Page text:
NUI Galway Head of School of Medicine, Carmel Malone, MD officially welcomed Matt to the new role on 23 August 2017.

Pranali Sanghvi presents her VISICORT-guided research project

Pranali Sanghvi, a student at the Regenerative Medicine Institute (REMEDI) at NUI Galway presented her work entitled, ‘Investigating the effects of different MSC therapies on immune cell infiltrates in allogeneic corneal transplants’ at the Regenerative Medicine Research Symposium held in the Biosciences Building at NUI Galway on 18 August 2017. Pranali’s project was supervised by VISICORT PI Prof Thomas Ritter, Dr Paul Lohan and NUI Galway PhD student Nick Murphy. This summer research project was part of the MSc. Regenerative Medicine, a 12-month taught course coordinated by Dr Linda Howard.


Dr Paul Lohan remarked: “Pranali worked for three months this summer to profile the localised immune response in pre-clinical transplant recipients treated with immunomodulatory stromal stem cells (iSSC). Pranali’s work in the lab contributed to the progress of the VISICORT project and she was a valuable addition to the research team”.


VISICORT Coordinator Prof. Griffin commented: “It has been a pleasure to have Pranali as part of our VISICORT team for the last 3 months. The Regenerative Medicine Masters programme at NUI Galway brings another dimension to our basic and translational research efforts at REMEDI. Each year we are fortunate to have outstanding students with diverse undergraduate backgrounds in science, medicine and engineering gain their first extensive research experiences with mentoring from REMEDI PhD students and post-doctoral researchers. For multi-disciplinary projects such as VISICORT, the participation of skilled and highly motivated Master’s students such as Pranali allows us to extend the overall scope of laboratory research related to key questions such as MSC mechanism of action.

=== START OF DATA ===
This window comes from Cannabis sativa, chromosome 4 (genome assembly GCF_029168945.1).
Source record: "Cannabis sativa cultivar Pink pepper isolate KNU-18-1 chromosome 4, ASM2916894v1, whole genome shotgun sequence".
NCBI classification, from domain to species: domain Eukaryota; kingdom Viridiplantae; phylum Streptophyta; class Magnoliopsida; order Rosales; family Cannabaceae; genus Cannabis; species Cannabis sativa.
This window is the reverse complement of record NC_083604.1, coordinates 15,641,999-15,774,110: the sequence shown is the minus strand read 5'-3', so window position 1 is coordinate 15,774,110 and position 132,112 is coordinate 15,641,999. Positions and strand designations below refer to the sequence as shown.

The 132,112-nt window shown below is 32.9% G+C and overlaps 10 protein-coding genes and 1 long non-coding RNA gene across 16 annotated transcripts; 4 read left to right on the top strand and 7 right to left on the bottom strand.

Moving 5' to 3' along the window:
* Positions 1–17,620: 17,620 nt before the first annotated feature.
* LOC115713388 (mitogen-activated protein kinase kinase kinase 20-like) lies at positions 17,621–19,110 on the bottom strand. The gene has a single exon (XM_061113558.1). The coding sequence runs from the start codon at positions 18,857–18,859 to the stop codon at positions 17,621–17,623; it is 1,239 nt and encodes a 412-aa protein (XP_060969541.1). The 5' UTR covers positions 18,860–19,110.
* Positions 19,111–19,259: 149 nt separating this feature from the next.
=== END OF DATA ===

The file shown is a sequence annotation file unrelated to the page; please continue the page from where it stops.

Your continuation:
Dr Howard thanked Prof Ritter and his research group for hosting and training Pranali during this project. The experience of working in an active research environment is invaluable for early stage researchers as they make decisions about their future career goals. Training the next generation of scientists is a important role for researchers and one that VISICORT scientists have clearly taken to heart. For more information on the course, click here.

Pranali Sanghvi VISICORT

VISICORT is presented at the START competition in May 2017, Galway

Does it help your fitness to have an event as a goal when you are training? Can cartoons and comics help children to achieve better results in tests? How would you even find out?

Dr Siobhán Gaughan, NUI Galway Programmme Manager of ADIPOA-2, VISICORT and AUTOSTEM was on hand at the awards ceremony for a schools’ competition called “START” whose aim was to encourage school students to come up with interesting questions and to design and run trials to answer them in a scientific way.

“It is one of the only initiatives out there that is teaching children about randomised trials,” says Dr Sandra Galvin, who co-ordinates the Health Research Board Trials Methodology Research Network, which runs the START initiative. “We need more people to participate in trials to improve healthcare, so there is that big important picture here, and it comes down to kids having fun and they take the message home.” For more information about taking part, see